all seems perfect in a cheesy 1950's way - all language is wholesome,
everything is black and white, none of the sports team ever miss and nothing
is unwholesome. However when David and Jenifer begin to influence those
around them they not only change attitudes and behaviour but start to bring
colour to the town. The town splits in it's attitude to this
This is a very gentle comedy but with a hint of a moral about it. It starts out with `once upon a time' and that's quite apt in that it is a fable with a moral in the way many fairy tales are. At the start it's all quite small and the film almost shows the changes as bad and something that has comedy value, however later the changes are shown as something that should be embraced rather than feared. Then those who fear change and expression are shown to be wrong. It's all quite clever - the only problem to me was that the message felt a bit muddled and could have been a bit clearer - but then maybe that's the point, we learn our own lessons from it.
The effects are excellent throughout - colour creeps in in some objects and people to great effect. It's very well done and never seems unnatural. As a metaphor for change or lost innocence it gets a bit tired but for most it's very effective as a way of seeing people's true feelings come out.
The cast are great - Maguire and Witherspoon are both good (yes, even Witherspoon!), but the real strength comes from the adult support cast. Daniels gives a great understated role, it's not his best as he plays it a little too much like a wounded deer at times but he's still very good. Allen is the strongest as she has to carry much of the story with Macy who it goes without saying is superb - they share some very emotionally charged scenes together. It's always a pleasure to see the late J.T. Walsh in anything and here he is good in a comparatively minor role.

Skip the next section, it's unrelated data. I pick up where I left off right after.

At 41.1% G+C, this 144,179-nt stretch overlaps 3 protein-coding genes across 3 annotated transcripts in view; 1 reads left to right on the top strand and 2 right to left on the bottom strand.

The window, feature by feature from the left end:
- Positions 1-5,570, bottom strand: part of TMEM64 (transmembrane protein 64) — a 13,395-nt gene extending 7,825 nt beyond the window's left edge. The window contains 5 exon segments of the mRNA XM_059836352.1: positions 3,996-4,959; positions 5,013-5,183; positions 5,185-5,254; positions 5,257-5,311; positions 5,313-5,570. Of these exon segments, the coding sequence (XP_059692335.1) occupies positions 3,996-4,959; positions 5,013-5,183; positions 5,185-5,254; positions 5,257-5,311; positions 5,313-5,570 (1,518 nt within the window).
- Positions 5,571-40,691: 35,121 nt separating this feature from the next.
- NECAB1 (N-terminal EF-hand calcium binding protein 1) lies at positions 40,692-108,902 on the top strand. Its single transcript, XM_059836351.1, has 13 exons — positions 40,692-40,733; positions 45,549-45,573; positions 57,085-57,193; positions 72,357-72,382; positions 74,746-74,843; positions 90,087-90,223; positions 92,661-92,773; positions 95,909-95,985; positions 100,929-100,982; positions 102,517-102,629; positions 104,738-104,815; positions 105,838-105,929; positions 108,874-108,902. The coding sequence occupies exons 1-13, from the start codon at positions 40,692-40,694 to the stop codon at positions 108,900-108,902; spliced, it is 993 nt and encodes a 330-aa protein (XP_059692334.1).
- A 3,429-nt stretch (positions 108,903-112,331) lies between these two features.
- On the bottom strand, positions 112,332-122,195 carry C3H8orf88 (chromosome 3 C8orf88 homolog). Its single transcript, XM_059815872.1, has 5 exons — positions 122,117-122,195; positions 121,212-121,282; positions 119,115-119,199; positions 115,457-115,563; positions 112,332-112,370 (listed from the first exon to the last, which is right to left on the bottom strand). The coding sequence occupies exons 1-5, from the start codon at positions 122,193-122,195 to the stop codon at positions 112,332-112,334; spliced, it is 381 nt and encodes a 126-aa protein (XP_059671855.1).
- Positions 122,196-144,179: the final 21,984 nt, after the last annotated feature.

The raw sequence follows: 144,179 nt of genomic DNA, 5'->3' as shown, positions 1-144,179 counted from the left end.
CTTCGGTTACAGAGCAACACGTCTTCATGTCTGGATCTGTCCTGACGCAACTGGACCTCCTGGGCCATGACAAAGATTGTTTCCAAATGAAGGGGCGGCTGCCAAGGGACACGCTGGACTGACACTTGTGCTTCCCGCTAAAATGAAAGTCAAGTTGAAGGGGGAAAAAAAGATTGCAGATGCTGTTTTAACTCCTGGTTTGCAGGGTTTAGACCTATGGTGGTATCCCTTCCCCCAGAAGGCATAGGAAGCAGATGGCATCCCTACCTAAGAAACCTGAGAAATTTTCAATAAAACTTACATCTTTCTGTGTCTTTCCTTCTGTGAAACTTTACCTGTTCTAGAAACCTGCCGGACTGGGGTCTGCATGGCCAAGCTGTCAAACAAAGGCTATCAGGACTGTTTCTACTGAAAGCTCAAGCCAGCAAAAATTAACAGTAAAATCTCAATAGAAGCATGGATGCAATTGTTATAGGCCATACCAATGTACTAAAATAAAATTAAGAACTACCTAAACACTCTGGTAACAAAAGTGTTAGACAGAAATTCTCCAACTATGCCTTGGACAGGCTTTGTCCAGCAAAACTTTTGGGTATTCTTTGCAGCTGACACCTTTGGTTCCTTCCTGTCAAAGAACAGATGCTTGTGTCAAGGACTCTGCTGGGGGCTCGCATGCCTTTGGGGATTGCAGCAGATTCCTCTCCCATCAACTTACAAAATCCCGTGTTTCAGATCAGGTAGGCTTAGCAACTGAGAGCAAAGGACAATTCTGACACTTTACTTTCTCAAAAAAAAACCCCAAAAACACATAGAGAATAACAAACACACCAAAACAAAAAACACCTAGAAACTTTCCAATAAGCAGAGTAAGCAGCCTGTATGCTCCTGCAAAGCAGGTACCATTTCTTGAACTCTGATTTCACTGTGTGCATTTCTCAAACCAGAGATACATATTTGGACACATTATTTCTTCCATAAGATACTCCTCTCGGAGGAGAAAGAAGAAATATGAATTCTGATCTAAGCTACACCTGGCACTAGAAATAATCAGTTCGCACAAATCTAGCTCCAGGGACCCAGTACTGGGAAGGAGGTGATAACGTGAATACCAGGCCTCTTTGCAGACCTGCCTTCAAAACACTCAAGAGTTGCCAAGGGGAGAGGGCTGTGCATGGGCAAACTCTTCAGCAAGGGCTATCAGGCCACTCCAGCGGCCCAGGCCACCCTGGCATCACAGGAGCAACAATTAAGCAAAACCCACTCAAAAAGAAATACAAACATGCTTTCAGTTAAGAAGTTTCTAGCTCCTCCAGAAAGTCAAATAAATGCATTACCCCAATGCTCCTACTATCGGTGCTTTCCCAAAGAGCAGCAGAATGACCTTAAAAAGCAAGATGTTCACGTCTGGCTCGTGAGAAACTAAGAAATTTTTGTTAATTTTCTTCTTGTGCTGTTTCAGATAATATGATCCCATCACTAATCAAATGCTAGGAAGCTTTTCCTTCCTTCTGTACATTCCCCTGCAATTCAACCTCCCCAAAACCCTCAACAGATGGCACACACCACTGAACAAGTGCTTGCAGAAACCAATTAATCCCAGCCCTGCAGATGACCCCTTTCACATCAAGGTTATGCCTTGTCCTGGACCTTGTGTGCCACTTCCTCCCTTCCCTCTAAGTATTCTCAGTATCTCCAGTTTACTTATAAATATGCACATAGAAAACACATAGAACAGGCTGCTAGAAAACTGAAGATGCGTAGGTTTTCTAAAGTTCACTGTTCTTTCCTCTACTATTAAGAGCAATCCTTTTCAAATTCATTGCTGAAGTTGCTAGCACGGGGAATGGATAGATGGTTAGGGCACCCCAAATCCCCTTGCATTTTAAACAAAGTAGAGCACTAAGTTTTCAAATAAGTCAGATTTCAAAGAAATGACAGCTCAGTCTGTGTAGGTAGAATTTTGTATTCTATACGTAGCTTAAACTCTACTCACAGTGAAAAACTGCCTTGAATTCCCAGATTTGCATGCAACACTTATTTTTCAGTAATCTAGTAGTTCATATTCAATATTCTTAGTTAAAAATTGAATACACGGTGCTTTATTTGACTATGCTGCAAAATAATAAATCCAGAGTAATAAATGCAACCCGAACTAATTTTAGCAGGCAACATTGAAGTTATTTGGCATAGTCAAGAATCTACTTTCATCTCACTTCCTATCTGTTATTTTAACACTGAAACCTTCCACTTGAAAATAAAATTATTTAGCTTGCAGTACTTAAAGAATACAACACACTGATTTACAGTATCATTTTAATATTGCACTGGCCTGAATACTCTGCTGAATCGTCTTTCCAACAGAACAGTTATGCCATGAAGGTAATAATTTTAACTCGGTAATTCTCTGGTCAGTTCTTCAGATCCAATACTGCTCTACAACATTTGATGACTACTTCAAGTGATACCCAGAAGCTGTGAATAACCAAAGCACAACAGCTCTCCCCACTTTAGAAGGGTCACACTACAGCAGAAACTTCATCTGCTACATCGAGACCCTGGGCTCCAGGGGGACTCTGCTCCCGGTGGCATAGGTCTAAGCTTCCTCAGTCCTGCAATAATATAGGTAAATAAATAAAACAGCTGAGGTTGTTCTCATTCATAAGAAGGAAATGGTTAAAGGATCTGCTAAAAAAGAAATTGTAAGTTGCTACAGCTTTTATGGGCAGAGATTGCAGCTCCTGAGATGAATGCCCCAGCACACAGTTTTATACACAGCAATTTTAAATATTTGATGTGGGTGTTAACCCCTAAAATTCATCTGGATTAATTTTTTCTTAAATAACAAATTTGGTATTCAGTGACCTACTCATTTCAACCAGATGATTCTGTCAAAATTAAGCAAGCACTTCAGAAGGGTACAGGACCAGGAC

Overall this is a very enjoyable film that is very thoughtful and easily overcomes it's slow pace and slight lack of total clarity.
*** This review may contain spoilers ***
*spoilers, not that it matters*
A couple of teenagers are thrust into the world of 1950 TV show Pleasantville. The girl, a slutty airhead or valleygirl or whatever you americans call those "it's like, you know, totally!" types, proceeds to bang the first guy to talk to her, and since sex doesn't exist in 50's TV shows, it turns their world upside down. We are then kindly told by the director/script-writers (complete with cheery music) that lots of sex with no feelings involved is better than having ultra-clean morals. After all, clean morals are for boring people. Tobey McGuire's character goes from calm geek to sex-starved teenager because some good-looking girl he never met made him cookies after he becomes popular (awwww, true love). This film is filled with such positive values.
All in all, it's a very childish movie obviously written by an amateur. It even contradicts itself, since the nice people portrayed in Pleasantville would never turn into a fanatical violent mob. The worst scene is when the father of the family, who is consistently shown as a nice guy throughout the movie (talking to his children, kissing his wife, etc), is ruined by doing a 180, he's turned into a close-headed chauvinist so that we can give the lively wife a big scene where she proclaims her independence about how she doesn't want to make dinner, that she wants to run off with another man. And we're actually supposed to be glad for the wife here.
Brief recap of story: A brother and sister from the 1990s are magically
transported into the world of a fictitious television show from the
1950s. There actions have consequences and result in major changes with
the characters from the show.
The misandric (anti-male) messages abound. As the (positive) changes occur in the town, the adult males are the ones that are shown as being adamantly opposed,and are shown as stereotypical stuck-in-the-muds that don't like change. The adult males are shown as incompetents that are unable to even cook for themselves and gripe about having no one (i.e. their wives, which they are *dependant* upon like children) cook, clean or prepare their clothing for them.
The movie goes into depth to portray what the expectations of women back in the 1950s (e.g. cooking and cleaning), yet does NOTHING to portray the limitations and responsibilities imposed upon males, like providing for the family, wearing a suit and tie everyday and "male"-oriented work like yardwork. As with most aspects of modern culture, only the lamentations of frustrated women are shown and males are shown as living in a utopian society with no worries or limits.